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Lancet. 1983 Sep 10;2(8350):613-6.

Detection of breast carcinoma metastases in bone: relative merits of X-rays and skeletal scintigraphy.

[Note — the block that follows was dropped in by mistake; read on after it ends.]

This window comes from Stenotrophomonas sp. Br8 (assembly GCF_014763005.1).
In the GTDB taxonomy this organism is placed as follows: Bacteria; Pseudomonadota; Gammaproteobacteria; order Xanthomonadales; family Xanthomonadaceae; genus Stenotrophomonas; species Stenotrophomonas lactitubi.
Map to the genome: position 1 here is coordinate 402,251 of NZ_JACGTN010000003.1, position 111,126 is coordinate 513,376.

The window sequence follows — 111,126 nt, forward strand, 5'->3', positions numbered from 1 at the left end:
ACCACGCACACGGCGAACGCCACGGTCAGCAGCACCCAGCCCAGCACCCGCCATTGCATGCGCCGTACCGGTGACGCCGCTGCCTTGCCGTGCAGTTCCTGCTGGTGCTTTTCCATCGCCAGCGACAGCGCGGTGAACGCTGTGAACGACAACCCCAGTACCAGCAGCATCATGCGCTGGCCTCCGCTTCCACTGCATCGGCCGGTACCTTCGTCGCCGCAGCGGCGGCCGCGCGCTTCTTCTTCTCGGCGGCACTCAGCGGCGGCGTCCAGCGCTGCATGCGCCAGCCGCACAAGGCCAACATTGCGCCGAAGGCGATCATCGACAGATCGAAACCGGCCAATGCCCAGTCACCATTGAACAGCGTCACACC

Of 1116 patients receiving primary treatment for breast carcinoma at the Royal Marsden Hospital since 1976, 651 had an abnormal bone scintigram either at primary diagnosis (378) or on subsequent follow-up (273) and 167 developed radiographically detectable bone metastases (21 at the time of primary diagnosis). Comparison of bone scintigrams and X-rays showed that scintigraphy was an inaccurate localiser of existing radiographic detectable metastases. If X-rays alone are used to detect bone metastases a limited examination with five plates will detect metastases with 92% accuracy. After primary surgery, routine X-ray screening for bone metastases is not necessary since it is possible to identify patients at risk on the basis of clinical examination, chest X-ray, and serum alkaline phosphatase and gamma-glutamyl transpeptidase levels.

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